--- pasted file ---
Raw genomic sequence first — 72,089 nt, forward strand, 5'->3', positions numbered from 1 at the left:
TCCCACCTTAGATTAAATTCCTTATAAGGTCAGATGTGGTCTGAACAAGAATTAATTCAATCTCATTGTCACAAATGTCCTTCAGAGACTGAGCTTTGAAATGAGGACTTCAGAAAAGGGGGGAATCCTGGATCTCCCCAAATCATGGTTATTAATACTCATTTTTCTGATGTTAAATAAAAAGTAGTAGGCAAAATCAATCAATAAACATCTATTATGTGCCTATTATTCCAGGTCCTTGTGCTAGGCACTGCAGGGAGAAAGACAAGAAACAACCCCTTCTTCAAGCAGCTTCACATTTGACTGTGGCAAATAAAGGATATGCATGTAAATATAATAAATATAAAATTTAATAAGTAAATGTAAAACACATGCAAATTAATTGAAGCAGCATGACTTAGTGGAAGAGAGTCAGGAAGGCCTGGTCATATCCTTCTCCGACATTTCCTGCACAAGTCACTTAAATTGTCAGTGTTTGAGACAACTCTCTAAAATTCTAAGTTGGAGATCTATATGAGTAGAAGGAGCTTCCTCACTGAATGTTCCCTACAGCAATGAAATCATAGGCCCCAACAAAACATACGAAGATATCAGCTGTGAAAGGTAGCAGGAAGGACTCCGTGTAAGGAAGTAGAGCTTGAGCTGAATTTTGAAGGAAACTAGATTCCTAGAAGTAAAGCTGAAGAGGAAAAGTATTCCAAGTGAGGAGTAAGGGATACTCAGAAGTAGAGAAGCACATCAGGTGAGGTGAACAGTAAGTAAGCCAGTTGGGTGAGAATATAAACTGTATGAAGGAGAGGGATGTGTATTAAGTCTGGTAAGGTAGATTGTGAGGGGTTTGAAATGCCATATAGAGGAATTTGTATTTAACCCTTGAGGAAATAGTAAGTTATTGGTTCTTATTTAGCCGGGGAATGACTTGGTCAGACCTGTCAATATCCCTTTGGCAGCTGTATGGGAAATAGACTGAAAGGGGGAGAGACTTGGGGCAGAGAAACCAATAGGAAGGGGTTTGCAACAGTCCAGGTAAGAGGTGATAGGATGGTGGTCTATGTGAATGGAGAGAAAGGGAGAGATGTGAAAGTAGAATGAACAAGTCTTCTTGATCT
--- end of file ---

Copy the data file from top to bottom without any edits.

Raw genomic sequence first — 72,089 nt, forward strand, 5'->3', positions numbered from 1 at the left:
TCCCACCTTAGATTAAATTCCTTATAAGGTCAGATGTGGTCTGAACAAGAATTAATTCAATCTCATTGTCACAAATGTCCTTCAGAGACTGAGCTTTGAAATGAGGACTTCAGAAAAGGGGGGAATCCTGGATCTCCCCAAATCATGGTTATTAATACTCATTTTTCTGATGTTAAATAAAAAGTAGTAGGCAAAATCAATCAATAAACATCTATTATGTGCCTATTATTCCAGGTCCTTGTGCTAGGCACTGCAGGGAGAAAGACAAGAAACAACCCCTTCTTCAAGCAGCTTCACATTTGACTGTGGCAAATAAAGGATATGCATGTAAATATAATAAATATAAAATTTAATAAGTAAATGTAAAACACATGCAAATTAATTGAAGCAGCATGACTTAGTGGAAGAGAGTCAGGAAGGCCTGGTCATATCCTTCTCCGACATTTCCTGCACAAGTCACTTAAATTGTCAGTGTTTGAGACAACTCTCTAAAATTCTAAGTTGGAGATCTATATGAGTAGAAGGAGCTTCCTCACTGAATGTTCCCTACAGCAATGAAATCATAGGCCCCAACAAAACATACGAAGATATCAGCTGTGAAAGGTAGCAGGAAGGACTCCGTGTAAGGAAGTAGAGCTTGAGCTGAATTTTGAAGGAAACTAGATTCCTAGAAGTAAAGCTGAAGAGGAAAAGTATTCCAAGTGAGGAGTAAGGGATACTCAGAAGTAGAGAAGCACATCAGGTGAGGTGAACAGTAAGTAAGCCAGTTGGGTGAGAATATAAACTGTATGAAGGAGAGGGATGTGTATTAAGTCTGGTAAGGTAGATTGTGAGGGGTTTGAAATGCCATATAGAGGAATTTGTATTTAACCCTTGAGGAAATAGTAAGTTATTGGTTCTTATTTAGCCGGGGAATGACTTGGTCAGACCTGTCAATATCCCTTTGGCAGCTGTATGGGAAATAGACTGAAAGGGGGAGAGACTTGGGGCAGAGAAACCAATAGGAAGGGGTTTGCAACAGTCCAGGTAAGAGGTGATAGGATGGTGGTCTATGTGAATGGAGAGAAAGGGAGAGATGTGAAAGTAGAATGAACAAGTCTTCTTGATCT